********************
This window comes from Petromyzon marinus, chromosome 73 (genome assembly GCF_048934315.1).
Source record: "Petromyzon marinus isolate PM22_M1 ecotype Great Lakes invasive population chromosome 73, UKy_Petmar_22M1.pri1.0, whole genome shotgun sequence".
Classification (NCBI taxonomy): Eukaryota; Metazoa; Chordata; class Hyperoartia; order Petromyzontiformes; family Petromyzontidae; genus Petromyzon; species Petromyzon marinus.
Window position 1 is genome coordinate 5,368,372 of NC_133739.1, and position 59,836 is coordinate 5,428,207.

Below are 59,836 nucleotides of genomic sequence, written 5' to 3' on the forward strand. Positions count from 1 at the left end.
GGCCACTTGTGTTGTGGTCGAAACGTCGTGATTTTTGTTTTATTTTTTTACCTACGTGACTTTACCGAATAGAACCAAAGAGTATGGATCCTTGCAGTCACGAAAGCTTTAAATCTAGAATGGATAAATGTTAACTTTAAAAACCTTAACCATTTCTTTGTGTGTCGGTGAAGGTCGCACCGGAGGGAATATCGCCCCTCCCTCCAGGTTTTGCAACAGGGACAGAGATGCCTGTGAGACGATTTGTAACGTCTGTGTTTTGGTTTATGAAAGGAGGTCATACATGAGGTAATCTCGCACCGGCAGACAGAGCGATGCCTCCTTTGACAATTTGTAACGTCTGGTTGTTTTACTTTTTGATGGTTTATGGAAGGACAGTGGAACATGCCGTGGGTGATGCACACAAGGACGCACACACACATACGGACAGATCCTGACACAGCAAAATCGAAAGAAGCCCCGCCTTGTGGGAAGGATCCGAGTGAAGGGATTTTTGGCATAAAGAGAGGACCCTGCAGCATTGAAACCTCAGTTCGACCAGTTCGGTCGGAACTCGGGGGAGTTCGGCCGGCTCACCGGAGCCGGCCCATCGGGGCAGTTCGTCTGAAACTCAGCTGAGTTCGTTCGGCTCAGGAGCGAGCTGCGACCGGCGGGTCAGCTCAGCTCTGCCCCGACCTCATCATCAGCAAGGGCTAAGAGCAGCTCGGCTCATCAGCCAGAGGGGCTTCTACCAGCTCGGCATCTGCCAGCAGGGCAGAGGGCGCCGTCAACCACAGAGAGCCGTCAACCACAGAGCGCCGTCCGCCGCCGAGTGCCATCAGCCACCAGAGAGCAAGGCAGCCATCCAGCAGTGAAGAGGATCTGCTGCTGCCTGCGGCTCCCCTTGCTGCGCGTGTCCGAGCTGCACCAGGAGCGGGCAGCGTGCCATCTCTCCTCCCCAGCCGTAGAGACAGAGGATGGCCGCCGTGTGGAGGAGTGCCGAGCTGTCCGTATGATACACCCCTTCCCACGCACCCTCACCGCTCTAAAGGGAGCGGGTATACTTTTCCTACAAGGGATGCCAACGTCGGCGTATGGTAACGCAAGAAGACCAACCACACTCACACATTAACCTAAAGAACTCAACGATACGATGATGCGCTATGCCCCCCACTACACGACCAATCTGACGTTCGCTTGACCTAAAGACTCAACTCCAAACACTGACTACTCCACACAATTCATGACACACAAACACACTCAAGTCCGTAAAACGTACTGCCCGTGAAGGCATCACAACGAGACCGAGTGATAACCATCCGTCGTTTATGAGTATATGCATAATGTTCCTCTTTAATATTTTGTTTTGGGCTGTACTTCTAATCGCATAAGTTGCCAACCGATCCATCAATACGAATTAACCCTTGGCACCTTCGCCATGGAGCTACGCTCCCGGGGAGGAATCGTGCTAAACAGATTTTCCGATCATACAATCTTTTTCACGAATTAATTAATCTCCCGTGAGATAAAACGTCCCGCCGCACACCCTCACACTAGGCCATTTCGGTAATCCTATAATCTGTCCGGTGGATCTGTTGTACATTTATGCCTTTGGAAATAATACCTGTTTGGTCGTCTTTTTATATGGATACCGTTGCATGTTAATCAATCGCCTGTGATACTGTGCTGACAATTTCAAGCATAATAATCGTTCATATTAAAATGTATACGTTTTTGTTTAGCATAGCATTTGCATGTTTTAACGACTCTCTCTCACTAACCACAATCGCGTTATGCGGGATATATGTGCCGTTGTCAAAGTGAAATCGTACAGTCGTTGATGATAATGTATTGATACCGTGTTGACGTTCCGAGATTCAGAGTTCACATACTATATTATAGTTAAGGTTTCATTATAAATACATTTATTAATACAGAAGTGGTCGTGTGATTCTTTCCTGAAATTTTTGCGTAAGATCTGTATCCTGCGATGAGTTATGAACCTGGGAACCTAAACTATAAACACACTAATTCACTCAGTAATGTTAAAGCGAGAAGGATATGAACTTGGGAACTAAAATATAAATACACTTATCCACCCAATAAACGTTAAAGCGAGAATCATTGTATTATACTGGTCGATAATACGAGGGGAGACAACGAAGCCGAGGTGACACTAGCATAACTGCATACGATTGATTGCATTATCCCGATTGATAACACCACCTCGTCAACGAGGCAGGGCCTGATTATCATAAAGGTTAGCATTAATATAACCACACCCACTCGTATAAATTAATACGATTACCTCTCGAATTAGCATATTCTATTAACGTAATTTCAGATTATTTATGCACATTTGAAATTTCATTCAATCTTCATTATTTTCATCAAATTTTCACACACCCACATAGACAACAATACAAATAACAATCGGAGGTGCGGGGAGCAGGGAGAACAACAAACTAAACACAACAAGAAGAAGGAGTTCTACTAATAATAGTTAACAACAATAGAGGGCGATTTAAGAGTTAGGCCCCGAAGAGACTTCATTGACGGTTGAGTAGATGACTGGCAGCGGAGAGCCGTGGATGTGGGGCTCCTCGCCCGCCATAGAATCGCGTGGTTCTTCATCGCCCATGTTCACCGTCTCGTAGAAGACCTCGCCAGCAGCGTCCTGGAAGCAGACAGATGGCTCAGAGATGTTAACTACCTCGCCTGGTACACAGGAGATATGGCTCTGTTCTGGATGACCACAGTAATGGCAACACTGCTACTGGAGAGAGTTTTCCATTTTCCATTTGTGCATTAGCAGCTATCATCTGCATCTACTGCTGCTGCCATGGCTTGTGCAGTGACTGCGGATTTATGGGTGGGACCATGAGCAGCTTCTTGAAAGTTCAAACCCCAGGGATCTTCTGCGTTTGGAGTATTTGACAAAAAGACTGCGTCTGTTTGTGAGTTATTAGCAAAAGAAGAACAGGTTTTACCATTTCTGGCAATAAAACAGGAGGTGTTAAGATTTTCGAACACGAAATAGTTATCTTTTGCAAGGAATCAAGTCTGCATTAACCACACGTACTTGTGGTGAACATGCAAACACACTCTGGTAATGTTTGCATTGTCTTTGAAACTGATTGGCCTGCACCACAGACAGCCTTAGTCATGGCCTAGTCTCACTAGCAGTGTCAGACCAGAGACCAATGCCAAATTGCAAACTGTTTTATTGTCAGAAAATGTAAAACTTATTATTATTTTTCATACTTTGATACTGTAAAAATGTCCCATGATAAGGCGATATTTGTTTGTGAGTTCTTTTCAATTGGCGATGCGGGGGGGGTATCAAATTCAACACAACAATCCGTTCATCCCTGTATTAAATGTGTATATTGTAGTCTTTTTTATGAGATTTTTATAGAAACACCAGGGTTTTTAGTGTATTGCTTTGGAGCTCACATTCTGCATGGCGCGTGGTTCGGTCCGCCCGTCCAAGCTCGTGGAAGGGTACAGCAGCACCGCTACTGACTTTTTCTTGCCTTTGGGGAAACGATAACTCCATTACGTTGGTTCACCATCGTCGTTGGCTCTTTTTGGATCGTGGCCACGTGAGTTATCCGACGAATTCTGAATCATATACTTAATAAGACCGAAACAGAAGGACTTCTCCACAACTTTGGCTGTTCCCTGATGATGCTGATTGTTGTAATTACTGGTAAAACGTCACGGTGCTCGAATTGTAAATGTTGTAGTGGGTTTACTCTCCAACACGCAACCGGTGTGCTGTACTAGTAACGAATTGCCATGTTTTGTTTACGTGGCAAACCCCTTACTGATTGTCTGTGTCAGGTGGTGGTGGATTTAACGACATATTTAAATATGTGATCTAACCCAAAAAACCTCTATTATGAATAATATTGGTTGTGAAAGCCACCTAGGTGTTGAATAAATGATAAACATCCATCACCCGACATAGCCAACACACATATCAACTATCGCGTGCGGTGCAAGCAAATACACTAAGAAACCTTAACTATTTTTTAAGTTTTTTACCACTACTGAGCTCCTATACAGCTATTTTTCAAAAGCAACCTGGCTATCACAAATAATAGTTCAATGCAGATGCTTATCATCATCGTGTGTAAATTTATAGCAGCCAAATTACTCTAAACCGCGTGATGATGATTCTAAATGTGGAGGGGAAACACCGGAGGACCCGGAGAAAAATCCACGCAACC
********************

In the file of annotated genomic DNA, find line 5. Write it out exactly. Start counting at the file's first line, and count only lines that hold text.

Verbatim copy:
Below are 59,836 nucleotides of genomic sequence, written 5' to 3' on the forward strand. Positions count from 1 at the left end.